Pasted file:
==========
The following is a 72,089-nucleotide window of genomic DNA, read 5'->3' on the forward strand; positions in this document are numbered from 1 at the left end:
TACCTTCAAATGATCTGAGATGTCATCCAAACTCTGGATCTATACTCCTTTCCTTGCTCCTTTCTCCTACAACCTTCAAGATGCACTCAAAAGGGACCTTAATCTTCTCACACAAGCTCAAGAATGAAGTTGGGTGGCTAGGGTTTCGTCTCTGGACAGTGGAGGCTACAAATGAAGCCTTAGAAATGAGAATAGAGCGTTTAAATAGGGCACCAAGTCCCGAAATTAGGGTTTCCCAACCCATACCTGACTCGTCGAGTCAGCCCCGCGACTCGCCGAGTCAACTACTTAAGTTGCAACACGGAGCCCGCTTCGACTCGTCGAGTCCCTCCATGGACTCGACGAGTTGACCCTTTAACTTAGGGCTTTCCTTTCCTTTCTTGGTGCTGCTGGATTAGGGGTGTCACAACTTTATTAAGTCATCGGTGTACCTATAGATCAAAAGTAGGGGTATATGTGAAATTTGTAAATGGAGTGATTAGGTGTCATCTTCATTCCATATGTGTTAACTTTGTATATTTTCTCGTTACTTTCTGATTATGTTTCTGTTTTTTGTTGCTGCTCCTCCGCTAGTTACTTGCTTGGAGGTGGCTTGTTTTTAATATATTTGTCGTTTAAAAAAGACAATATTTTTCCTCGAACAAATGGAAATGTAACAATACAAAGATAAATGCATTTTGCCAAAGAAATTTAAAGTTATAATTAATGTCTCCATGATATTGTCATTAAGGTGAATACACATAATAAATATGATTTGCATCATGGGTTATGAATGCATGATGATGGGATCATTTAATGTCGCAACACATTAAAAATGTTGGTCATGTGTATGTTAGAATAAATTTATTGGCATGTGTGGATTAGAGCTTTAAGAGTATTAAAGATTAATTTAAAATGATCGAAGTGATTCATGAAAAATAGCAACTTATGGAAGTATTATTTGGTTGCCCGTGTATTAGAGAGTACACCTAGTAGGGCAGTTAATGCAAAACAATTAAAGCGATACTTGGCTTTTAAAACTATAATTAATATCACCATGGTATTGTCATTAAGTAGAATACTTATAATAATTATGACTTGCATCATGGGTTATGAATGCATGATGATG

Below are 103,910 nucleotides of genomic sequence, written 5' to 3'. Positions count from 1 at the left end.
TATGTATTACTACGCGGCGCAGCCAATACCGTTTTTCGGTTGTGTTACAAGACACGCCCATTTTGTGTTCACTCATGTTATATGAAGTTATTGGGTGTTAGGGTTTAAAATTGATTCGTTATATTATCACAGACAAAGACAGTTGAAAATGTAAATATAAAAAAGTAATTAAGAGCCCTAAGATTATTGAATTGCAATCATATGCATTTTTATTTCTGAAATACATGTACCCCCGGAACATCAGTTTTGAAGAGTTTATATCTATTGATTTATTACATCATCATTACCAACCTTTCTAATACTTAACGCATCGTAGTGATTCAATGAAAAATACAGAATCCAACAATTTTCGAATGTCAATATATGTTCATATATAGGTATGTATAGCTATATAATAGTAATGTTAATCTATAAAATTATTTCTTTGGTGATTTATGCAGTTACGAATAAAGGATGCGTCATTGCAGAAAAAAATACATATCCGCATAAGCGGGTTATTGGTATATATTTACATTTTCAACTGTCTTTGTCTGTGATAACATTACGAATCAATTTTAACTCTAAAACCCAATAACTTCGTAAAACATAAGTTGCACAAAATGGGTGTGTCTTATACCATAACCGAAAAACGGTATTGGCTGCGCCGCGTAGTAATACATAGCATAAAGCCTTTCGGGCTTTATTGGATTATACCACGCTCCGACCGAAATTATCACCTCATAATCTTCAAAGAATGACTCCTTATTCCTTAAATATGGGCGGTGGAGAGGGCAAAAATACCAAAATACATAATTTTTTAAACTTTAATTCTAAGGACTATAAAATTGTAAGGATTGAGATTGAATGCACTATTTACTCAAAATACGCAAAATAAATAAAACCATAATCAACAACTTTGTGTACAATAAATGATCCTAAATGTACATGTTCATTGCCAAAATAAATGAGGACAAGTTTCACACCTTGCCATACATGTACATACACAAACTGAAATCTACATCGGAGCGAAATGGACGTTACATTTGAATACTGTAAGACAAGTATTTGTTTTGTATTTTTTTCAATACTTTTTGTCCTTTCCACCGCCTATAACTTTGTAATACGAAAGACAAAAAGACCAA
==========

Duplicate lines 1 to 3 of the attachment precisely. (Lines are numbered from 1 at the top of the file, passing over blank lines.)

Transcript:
The following is a 72,089-nucleotide window of genomic DNA, read 5'->3' on the forward strand; positions in this document are numbered from 1 at the left end:
TACCTTCAAATGATCTGAGATGTCATCCAAACTCTGGATCTATACTCCTTTCCTTGCTCCTTTCTCCTACAACCTTCAAGATGCACTCAAAAGGGACCTTAATCTTCTCACACAAGCTCAAGAATGAAGTTGGGTGGCTAGGGTTTCGTCTCTGGACAGTGGAGGCTACAAATGAAGCCTTAGAAATGAGAATAGAGCGTTTAAATAGGGCACCAAGTCCCGAAATTAGGGTTTCCCAACCCATACCTGACTCGTCGAGTCAGCCCCGCGACTCGCCGAGTCAACTACTTAAGTTGCAACACGGAGCCCGCTTCGACTCGTCGAGTCCCTCCATGGACTCGACGAGTTGACCCTTTAACTTAGGGCTTTCCTTTCCTTTCTTGGTGCTGCTGGATTAGGGGTGTCACAACTTTATTAAGTCATCGGTGTACCTATAGATCAAAAGTAGGGGTATATGTGAAATTTGTAAATGGAGTGATTAGGTGTCATCTTCATTCCATATGTGTTAACTTTGTATATTTTCTCGTTACTTTCTGATTATGTTTCTGTTTTTTGTTGCTGCTCCTCCGCTAGTTACTTGCTTGGAGGTGGCTTGTTTTTAATATATTTGTCGTTTAAAAAAGACAATATTTTTCCTCGAACAAATGGAAATGTAACAATACAAAGATAAATGCATTTTGCCAAAGAAATTTAAAGTTATAATTAATGTCTCCATGATATTGTCATTAAGGTGAATACACATAATAAATATGATTTGCATCATGGGTTATGAATGCATGATGATGGGATCATTTAATGTCGCAACACATTAAAAATGTTGGTCATGTGTATGTTAGAATAAATTTATTGGCATGTGTGGATTAGAGCTTTAAGAGTATTAAAGATTAATTTAAAATGATCGAAGTGATTCATGAAAAATAGCAACTTATGGAAGTATTATTTGGTTGCCCGTGTATTAGAGAGTACACCTAGTAGGGCAGTTAATGCAAAACAATTAAAGCGATACTTGGCTTTTAAAACTATAATTAATATCACCATGGTATTGTCATTAAGTAGAATACTTATAATAATTATGACTTGCATCATGGGTTATGAATGCATGATGATG

Below are 103,910 nucleotides of genomic sequence, written 5' to 3'. Positions count from 1 at the left end.